We made an impromptu stop yesterday at the San Francisco Bay Wildlife Refuge. It was a soulful deviation from the hustle and bustle. I can handle hustle, but then you throw in the bustle and I'm overloaded. Must be in fresh open air now. Pull over.
This refuge is the first urban National Wildlife Refuge established in the United States. It's located on the Pacific Flyway and encompasses 30,000 acres of mudflats, marshland, salt ponds, open bay, and vernal pool habitats.
The Refuge continues to acquire sensitive habitats for migratory birds and hosts over 280 species each year. Millions of shorebirds and waterfowl stop here on their spring and fall migrations. I'm more than a little confused though by the allowance of open hunting of waterfowl here. What's up with that? In fact a motor boat sped by us at one point, crashing into the silence and calm. It's a wild, wild life. You have to grab your silences inbetween. Have mercy.
Despite those criticisms, it's definitely worth a visit to this unique open space, with some otherworldly landscapes, and some very dedicated and sweet volunteers.
Happiest, warmest solstice wishes to everyone. We went on a family hike after Thanksgiving and brought back this friendly tree branch. We had to drive home with it sticking out of the car window, being mindful of pedestrians and bicyclists along the way.
We decorated it with moon lights I've had since my Jesse was a baby (he's 24 now), birds, acorns, and skiers.
For Thanksgiving we had organic Cornish game hens, root vegies, and beaucoup pies. For Christmas dinner we decided to deviate and make Kung Pao Chicken!
Hope you all had a beautiful day. Loads of love to you!
Customs agents in Milan seized 88 pounds of beluga caviar from smugglers; estimated value $550,000. What did the Italian authorities decide to do with the confiscated delicacy? It is "to be given to canteens, hospices and shelters for the poor". Bravo! "Would you care for some confiscated wine with that?" Who needs Santa? I'm sending my wish list to the Director of Customs in Milan, ha.
You too can have a chandelier like this. It's made out of recycled banana boxes (instructions here) as seen on Anke Jakobs' site on this page here. Also check out her site for some interesting background and links.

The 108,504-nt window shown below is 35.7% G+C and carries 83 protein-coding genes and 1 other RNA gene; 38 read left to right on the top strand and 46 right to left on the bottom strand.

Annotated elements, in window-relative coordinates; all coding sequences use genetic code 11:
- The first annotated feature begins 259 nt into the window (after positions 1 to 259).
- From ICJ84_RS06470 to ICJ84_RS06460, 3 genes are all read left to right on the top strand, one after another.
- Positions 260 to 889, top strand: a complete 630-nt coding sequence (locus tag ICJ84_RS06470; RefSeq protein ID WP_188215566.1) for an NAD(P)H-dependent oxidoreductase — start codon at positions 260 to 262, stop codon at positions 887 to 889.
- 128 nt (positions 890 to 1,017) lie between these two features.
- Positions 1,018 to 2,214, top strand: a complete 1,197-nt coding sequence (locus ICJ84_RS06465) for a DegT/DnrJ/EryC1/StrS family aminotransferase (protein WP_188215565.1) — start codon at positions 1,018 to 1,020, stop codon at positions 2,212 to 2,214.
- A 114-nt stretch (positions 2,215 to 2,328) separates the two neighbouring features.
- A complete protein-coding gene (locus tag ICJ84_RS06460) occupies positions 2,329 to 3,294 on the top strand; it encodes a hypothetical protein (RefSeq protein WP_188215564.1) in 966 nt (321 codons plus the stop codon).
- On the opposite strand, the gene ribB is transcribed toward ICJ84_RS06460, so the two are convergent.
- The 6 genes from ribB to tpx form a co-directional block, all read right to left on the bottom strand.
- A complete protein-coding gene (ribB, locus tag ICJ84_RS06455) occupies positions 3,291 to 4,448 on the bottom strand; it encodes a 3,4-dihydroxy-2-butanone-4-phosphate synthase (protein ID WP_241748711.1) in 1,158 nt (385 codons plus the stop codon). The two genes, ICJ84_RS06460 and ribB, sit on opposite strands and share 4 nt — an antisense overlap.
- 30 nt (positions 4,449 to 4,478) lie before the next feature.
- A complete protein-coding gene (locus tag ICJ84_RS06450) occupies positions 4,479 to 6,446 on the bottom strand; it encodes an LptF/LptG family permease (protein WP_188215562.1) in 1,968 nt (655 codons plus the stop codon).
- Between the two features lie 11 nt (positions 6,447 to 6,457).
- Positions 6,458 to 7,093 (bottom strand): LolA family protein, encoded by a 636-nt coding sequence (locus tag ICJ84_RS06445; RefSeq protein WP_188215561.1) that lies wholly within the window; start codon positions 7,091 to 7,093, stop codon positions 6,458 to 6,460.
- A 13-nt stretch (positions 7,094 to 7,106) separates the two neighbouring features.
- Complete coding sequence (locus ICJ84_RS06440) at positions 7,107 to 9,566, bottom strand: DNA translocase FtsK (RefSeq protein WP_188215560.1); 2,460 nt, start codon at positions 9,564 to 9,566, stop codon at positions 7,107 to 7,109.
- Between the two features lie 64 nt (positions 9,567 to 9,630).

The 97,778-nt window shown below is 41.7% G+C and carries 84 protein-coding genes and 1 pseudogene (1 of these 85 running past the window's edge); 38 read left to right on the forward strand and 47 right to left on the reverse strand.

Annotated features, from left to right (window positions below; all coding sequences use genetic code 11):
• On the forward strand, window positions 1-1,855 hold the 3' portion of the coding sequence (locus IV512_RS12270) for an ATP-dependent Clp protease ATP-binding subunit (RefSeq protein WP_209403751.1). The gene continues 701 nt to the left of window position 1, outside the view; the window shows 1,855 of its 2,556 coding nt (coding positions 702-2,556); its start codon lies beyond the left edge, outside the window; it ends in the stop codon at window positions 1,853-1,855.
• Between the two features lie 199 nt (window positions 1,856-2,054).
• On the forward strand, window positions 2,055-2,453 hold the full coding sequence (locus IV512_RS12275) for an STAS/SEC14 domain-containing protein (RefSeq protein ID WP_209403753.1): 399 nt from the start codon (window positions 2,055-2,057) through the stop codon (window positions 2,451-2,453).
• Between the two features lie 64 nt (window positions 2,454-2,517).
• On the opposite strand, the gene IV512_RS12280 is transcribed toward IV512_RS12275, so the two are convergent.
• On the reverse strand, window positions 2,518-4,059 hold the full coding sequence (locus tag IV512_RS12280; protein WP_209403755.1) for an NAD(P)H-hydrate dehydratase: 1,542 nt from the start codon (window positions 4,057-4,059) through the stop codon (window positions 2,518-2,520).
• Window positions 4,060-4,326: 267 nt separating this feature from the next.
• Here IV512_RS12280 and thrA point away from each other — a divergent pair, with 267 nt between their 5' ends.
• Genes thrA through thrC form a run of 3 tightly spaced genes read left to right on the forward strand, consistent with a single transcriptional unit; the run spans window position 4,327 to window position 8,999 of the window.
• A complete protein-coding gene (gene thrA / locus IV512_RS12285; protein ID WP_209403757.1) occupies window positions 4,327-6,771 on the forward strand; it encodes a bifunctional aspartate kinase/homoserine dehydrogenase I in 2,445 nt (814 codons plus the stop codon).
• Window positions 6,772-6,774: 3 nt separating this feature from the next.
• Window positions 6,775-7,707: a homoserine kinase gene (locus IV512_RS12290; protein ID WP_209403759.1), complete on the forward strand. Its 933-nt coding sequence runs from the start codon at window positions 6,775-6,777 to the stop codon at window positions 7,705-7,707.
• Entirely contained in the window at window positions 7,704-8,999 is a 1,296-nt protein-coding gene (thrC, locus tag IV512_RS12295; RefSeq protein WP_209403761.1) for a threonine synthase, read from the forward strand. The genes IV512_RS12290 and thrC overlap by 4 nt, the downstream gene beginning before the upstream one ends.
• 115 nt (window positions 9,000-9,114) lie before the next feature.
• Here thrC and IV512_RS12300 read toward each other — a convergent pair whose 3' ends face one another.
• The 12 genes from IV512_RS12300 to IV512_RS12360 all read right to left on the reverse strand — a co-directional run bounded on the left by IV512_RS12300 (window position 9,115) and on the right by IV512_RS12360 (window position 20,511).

While we're on the subject, I discovered a fun banana museum in Auburn, Washington. An interesting fact from the museum's web site, "Immigrants arriving at Ellis Island in the early years (1892-1920s) were given bananas to eat. Many had never seen them and didn't know how to eat them - some ate the whole thing, peel and all." They have a great collection of banana memorabilia, including some vintage banana boxes:
If you're in the Auburn, Washington area over the holiday this would make for a fun family outing. Say hi to Anna Banana, the curator, and tell her you heard about the museum on So Sylvie.
Also, I'd love to know if anyone creates a cardboard chandelier, or any other sculptural lighting. Have fun!
Here's a sneak peek at a fun job I'm doing at a San Francisco family home. What follows are "before" and "during" photos.
The client (head bowed in photo, I will reveal her name in the "after" post) desired what we came to call "The Queen's Green" for the living room walls. We chose Ben Moore's Georgian Green. We used Ben Moore's Cloud White for the woodwork throughout the home.
What was once a pink dining room is now Mellow Ivory, also Benjamin Moore. Which by the way looks absolutely nothing like it did on the swatch and it's the one color that we didn't sample on the wall first, but we were quite pleased with the outcome.
Your wild grandma's bathroom! We loved all of the paint samples combined. Trouble is, we didn't like any of them individually. I considered broad stripes using the blue one with one of the lighter green ones. You'll have to wait for the "after" post to see what was finally decided.
Previously pink hallway. I had the Benjamin Moore shop copy Farrow & Ball's Elephant's Breath (a savings of $50 per gallon!). It's my new favorite grey.